Houston Rockets guard Patrick Beverly drives against Oklahoma City Thunder guard Russell Westbrook in the second half of their Game 2 NBA Playoffs basketball game in Oklahoma City.

Rockets play much better, but Thunder escape with the win for a 2-0 series lead

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After dropping Game 1 of their first round playoff series to the top seeded Thunder by 29 points, there weren’t many who believed the Rockets would be able to compete for more than short stretches the rest of the series.

But thanks to some key adjustments, Houston gave the Thunder all they could handle in Game 2, and erased all of a 15-point fourth quarter deficit before ultimately falling 105-102.

Rockets head coach Kevin McHale knew he had to match the Thunder’s speed after the way the first game unfolded, so he went small and inserted first year reserve point guard Patrick Beverley into the starting lineup in place of his usual starting big man, Greg Smith.

The move worked to perfection. Not only did Beverley produce by contributing 16 points, 12 rebounds, and six assists in 41 minutes, but he got under the skin of Russell Westbrook at times when battling him defensively. Two early fouls on Westbrook had him sitting on the bench after playing less than six first quarter minutes, but Kevin Durant took over without issue as he poured in 15 points in the game’s first 12 minutes.

Westbrook came back with a vengeance in the second, and put in one of those electric stretches he’s become known for. Westbrook had 11 in the period in under seven and a half minutes.

While Durant and Westbrook were doing their collective thing, Harden was doing his for the Rockets. He barreled into the paint on seemingly every possession, and got to the free throw line for 20 attempts. Harden finished with a game high 36 points (albeit on just 9-of-24 shooting), to go along with 11 rebounds and six assists.

This was an exciting game that stayed tight in the first half, and then gave way to wild swings by both teams in the second.

Oklahoma City ran its lead to 11 midway through the third period, once Beverley headed to the bench after picking up his fourth foul. Jeremy Lin was unavailable in the second half due to a shoulder contusion, so Aaron Brooks got the call in the third when Beverley was forced to sit out.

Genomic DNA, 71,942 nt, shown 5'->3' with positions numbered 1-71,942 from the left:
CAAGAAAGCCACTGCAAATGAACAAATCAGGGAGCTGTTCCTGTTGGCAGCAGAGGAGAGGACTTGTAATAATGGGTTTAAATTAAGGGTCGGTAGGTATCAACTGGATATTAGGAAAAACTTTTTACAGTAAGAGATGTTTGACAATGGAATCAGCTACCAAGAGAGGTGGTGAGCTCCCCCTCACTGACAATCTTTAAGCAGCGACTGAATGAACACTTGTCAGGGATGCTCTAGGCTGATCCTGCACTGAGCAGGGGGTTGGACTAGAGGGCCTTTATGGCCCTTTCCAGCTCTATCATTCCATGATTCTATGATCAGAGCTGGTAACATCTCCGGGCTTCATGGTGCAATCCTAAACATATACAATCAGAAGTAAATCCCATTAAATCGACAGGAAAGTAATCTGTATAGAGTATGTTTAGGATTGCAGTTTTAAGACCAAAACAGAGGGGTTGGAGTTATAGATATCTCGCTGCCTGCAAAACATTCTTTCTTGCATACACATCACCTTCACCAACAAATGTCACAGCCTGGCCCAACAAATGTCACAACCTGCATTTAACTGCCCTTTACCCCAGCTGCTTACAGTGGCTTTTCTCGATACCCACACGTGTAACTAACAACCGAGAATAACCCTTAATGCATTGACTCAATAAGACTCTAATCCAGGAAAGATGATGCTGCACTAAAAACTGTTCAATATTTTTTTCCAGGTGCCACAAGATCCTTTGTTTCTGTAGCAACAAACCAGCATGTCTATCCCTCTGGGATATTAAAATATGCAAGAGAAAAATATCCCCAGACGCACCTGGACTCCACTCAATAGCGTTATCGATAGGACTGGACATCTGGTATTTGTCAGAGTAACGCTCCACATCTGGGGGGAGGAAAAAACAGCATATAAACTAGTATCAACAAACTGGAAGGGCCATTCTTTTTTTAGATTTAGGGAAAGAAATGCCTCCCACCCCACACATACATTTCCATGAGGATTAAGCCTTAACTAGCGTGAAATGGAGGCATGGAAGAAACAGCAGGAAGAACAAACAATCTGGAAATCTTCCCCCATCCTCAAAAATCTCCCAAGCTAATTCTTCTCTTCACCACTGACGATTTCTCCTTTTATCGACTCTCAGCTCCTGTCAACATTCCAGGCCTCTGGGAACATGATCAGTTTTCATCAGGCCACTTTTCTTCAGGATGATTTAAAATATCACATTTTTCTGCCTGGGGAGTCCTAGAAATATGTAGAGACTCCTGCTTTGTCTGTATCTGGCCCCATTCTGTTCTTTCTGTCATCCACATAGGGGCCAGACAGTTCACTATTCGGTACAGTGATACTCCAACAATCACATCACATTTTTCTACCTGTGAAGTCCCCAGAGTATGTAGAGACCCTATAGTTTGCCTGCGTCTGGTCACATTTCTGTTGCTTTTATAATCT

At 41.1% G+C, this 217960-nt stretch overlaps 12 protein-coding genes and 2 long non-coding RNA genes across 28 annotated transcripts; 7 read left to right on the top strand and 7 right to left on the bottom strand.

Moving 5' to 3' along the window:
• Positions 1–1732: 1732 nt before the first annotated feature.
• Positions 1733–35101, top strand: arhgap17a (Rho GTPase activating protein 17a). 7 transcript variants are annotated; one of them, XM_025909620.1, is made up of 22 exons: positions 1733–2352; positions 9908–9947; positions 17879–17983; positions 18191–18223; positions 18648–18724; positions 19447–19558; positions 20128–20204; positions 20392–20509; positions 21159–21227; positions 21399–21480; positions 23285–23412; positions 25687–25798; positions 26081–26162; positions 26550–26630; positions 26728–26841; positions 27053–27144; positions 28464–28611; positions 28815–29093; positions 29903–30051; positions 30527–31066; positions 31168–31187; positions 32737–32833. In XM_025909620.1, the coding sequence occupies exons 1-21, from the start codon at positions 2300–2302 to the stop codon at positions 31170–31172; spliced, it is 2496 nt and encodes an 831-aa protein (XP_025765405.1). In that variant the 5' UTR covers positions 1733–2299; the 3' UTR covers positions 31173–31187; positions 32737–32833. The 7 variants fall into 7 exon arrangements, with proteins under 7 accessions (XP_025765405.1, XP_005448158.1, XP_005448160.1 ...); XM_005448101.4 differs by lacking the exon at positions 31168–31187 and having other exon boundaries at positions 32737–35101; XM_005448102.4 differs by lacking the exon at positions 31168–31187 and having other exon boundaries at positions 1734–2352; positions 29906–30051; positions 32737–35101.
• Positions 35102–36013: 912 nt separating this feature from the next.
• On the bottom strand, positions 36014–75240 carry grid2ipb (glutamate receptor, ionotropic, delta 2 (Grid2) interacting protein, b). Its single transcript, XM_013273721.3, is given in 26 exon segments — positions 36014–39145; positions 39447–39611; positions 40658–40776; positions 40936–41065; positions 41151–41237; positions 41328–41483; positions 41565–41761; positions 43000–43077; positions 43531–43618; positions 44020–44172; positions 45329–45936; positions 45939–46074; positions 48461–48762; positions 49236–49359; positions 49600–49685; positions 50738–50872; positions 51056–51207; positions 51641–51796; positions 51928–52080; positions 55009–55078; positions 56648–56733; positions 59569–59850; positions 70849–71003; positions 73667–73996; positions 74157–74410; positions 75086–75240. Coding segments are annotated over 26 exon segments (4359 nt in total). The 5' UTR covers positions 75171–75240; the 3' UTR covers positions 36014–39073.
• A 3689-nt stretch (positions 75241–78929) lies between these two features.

The Thunder briefly took control to start the fourth thanks to a couple of threes from Kevin Martin and one from Westbrook that saw the lead reach 15 points with under nine and a half minutes remaining. The Rockets then went to a zone defense, and everything changed.

Houston went on a monster of a run while the Thunder struggled to deal with the zone by taking too many long twos and threes, instead of moving the ball and trying to attack the center of it. The Rockets put together a 21-2 stretch, capped off by a three-pointer from Carlos Delfino that gave them a four-point lead with 3:37 remaining.

But Durant responded. He blocked Chandler Parsons inside, then drained a three a couple of possessions later that put the Thunder back ahead, before driving to draw the defense and making a great kick-out pass to Thabo Sefolosha, who drained the open three that sealed it for OKC.

The Rockets got just about everything they wanted in this one statistically, except for one glaring omission. Houston killed the Thunder on the glass, outrebounding them 57-40. Thy won the battle of points in the paint with a 50-30 advantage, and outscored them 27-15 in second chance points.

But the Rockets were a dreadful 10-35 from three-point distance, good for just 28.6 percent. They got plenty of open looks, but simply couldn’t knock them down, and it’s a shame considering that the team was second in the league behind only the Knicks in three-pointers made per game, and finished eighth in the league in three-point shooting percentage.

Houston may be able to carry some momentum with them from this one back home for Games 3 and 4, and now it will be Thunder head coach Scott Brooks’ turn to make the adjustments. The Thunder won’t likely struggle as much against the zone again (they were plenty successful against it at times during the regular season), and they’ll have to find a way to close better on the Rockets shooters, while not allowing Harden to get into the paint so easily where he draws the bulk of the fouls that give him those free throw opportunities.

The status of Jeremy Lin moving forward will obviously be a concern for the Rockets, and will have a big impact on whether or not they can put up a fight similar to the one we saw in Game 2 once the series shifts to Houston.

Spurs demolish Thunder to take Game 1 of second-round series

SAN ANTONIO,TX - APRIL 30: LaMarcus Aldridge #12 of the San Antonio Spurs scores over Steven Adams #12 of the Oklahoma City Thunder during game one of the Western Conference Semifinals for the 2016 NBA Playoffs at AT&T Center on April 30, 2016 in San Antonio, Texas. NOTE TO USER: User expressly acknowledges and agrees that , by downloading and or using this photograph, User is consenting to the terms and conditions of the Getty Images License Agreement. (Photo by Ronald Cortes/Getty Images)